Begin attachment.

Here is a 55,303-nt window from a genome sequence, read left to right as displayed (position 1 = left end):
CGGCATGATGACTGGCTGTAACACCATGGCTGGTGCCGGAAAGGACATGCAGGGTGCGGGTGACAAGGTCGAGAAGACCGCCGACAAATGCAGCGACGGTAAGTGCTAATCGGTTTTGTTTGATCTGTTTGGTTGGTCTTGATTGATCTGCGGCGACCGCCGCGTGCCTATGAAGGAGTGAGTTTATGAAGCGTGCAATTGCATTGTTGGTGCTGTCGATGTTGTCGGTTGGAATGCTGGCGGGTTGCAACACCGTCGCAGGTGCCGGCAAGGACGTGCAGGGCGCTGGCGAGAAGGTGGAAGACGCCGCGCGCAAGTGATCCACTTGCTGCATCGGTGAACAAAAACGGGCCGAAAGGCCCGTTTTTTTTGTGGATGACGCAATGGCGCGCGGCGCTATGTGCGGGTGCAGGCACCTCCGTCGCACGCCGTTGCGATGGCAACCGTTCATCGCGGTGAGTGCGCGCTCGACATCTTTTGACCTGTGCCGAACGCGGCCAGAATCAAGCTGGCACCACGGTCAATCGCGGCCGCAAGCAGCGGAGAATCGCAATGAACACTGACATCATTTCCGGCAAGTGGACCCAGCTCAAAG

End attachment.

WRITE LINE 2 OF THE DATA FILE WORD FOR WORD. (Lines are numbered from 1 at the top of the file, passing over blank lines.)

CGGCATGATGACTGGCTGTAACACCATGGCTGGTGCCGGAAAGGACATGCAGGGTGCGGGTGACAAGGTCGAGAAGACCGCCGACAAATGCAGCGACGGTAAGTGCTAATCGGTTTTGTTTGATCTGTTTGGTTGGTCTTGATTGATCTGCGGCGACCGCCGCGTGCCTATGAAGGAGTGAGTTTATGAAGCGTGCAATTGCATTGTTGGTGCTGTCGATGTTGTCGGTTGGAATGCTGGCGGGTTGCAACACCGTCGCAGGTGCCGGCAAGGACGTGCAGGGCGCTGGCGAGAAGGTGGAAGACGCCGCGCGCAAGTGATCCACTTGCTGCATCGGTGAACAAAAACGGGCCGAAAGGCCCGTTTTTTTTGTGGATGACGCAATGGCGCGCGGCGCTATGTGCGGGTGCAGGCACCTCCGTCGCACGCCGTTGCGATGGCAACCGTTCATCGCGGTGAGTGCGCGCTCGACATCTTTTGACCTGTGCCGAACGCGGCCAGAATCAAGCTGGCACCACGGTCAATCGCGGCCGCAAGCAGCGGAGAATCGCAATGAACACTGACATCATTTCCGGCAAGTGGACCCAGCTCAAAG